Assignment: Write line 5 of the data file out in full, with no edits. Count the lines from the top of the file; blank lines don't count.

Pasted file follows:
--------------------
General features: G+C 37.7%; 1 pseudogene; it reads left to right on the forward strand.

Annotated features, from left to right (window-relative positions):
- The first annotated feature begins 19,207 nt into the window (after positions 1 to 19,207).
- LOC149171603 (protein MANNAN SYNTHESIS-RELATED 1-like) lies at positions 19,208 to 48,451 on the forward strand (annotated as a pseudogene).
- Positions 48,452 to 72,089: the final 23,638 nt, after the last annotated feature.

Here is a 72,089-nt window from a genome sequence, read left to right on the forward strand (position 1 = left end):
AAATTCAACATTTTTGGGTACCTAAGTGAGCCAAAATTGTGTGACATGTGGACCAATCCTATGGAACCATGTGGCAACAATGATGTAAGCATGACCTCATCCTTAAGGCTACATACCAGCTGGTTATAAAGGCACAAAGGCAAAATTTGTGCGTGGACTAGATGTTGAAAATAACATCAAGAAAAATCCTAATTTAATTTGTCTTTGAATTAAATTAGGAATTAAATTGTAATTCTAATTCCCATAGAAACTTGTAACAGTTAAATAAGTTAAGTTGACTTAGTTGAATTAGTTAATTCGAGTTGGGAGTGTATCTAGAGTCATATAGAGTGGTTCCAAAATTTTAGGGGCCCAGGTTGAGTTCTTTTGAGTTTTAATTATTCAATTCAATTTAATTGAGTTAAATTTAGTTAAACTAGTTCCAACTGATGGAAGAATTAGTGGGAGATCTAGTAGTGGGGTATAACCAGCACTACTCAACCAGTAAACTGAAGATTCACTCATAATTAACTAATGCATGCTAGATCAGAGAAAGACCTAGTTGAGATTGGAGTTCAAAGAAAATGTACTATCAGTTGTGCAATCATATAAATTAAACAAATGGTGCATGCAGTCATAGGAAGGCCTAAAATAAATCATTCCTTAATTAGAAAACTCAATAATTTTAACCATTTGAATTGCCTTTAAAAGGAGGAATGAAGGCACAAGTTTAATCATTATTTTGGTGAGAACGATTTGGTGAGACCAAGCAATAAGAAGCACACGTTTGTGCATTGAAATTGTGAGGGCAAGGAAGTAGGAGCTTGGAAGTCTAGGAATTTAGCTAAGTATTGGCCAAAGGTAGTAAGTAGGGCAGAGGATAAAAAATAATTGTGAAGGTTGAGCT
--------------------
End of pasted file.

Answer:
- Positions 48,452 to 72,089: the final 23,638 nt, after the last annotated feature.